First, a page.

4. Don’t assume the worst of your spouse

Give your spouse the benefit of the doubt. In assuming the negative, we behave in self-defeating, relationship-damaging ways. We turn inward, get selfish, react, accuse, refuse, and withhold respect or love.  Does this work for us? Give your spouse permission to be flawed. After all, we are flawed as well.  Isn’t that how God works with us?

Do you suppose, O man—you who judge those who practice such things and yet do them yourself—that you will escape the judgment of God? Or do you presume on the riches of his kindness and forbearance and patience, not knowing that God’s kindness is meant to lead you to repentance? –Romans 2:3-4

Grace works. We need to receive it and to give it. It softens consciences—theirs and ours.

5. Change your marriage by changing yourself

Even if the other spouse has a foot out the door, there is opportunity to turn it around. Don’t insist that two must be working on the relationship at the same time. One person can make big changes in behavior to change the relationship and redeem the marriage.

6. Stop doing things that don’t work or that make the situation worse

You’ve heard the definition of insanity: “doing the same thing, but expecting different results.” Stop doing what is not working. A committed spouse may actually be driving the other person away. If you know how to push your spouse’s buttons to get a negative response, you have proof that you can learn to push their positive-response buttons and impact the relationship. Ending the unfruitful cycle of “more-of-the-same behavior” is the next key to success in healing and improving your marriage.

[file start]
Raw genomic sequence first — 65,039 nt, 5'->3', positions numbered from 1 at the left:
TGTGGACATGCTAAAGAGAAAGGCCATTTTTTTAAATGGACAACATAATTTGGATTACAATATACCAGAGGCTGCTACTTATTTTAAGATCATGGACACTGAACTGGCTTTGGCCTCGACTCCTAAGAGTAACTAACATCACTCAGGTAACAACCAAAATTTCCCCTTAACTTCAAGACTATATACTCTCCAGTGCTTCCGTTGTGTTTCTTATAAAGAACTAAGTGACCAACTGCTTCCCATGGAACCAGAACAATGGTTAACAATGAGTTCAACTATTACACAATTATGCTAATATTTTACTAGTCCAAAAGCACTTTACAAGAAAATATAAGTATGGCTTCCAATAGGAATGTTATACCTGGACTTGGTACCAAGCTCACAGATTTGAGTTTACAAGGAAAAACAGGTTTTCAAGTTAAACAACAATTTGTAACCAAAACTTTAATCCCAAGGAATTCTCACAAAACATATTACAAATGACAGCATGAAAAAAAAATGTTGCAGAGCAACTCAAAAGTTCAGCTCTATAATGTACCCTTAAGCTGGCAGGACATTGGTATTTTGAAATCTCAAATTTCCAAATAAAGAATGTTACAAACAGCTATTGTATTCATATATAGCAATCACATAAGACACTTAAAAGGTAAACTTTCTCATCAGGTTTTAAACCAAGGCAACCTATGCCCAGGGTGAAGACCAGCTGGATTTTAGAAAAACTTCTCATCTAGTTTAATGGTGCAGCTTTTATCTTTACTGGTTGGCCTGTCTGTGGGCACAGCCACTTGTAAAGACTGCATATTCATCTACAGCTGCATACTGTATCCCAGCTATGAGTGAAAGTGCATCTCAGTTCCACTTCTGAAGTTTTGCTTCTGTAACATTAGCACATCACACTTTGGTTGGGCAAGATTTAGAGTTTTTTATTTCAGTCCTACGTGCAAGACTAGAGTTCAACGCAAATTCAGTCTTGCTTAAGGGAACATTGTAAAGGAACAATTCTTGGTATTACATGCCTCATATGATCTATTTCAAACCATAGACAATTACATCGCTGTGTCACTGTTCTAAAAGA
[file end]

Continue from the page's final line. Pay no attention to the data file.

7. Recognize that forgiveness is a gift you give yourself

Forgiveness is a decision, not a feeling.  Letting go of resentment helps your spouse, but it also frees you to be your best self, not a depressed, bitter victim. It does not depend on forgetting, just refusing to keep reminding. Decide right now. Stop blaming. Forgive. Make peace. You will be a better person and good effects will ripple toward others. No matter the condition of your marriage, desperate or strong, you will gain from her wisdom on divorce busting and marriage strengthening. Weiner-Davis’ message and resources will be a practical injection of hope into situations that seem hopeless. Finally, the wisdom of counseling is only part of the equation when you want to improve your life and redeem your marriage. Getting the focus off your spouse is a start. More central to the matter is seeking depth in our relationship with God and His power to enable us to behave in the best manner.  And that starts by humbly learning from the Creator of our marriage and recognizing the true enemy of it.

…“God opposes the proud, but gives grace to the humble.” Submit yourselves therefore to God. Resist the devil, and he will flee from you.  Draw near to God, and he will draw near to you. Cleanse your hands, you sinners, and purify your hearts, you double-minded. –James 4:6-8

When two people—or even one—humbly recognize their need for God’s strength to successfully navigate the tricky world of personal intimacy, that relationship becomes different. We are made to depend upon and draw from the infinite power of the One who created us for intimacy with Himself and continues to redeem us from ourselves and for relationships.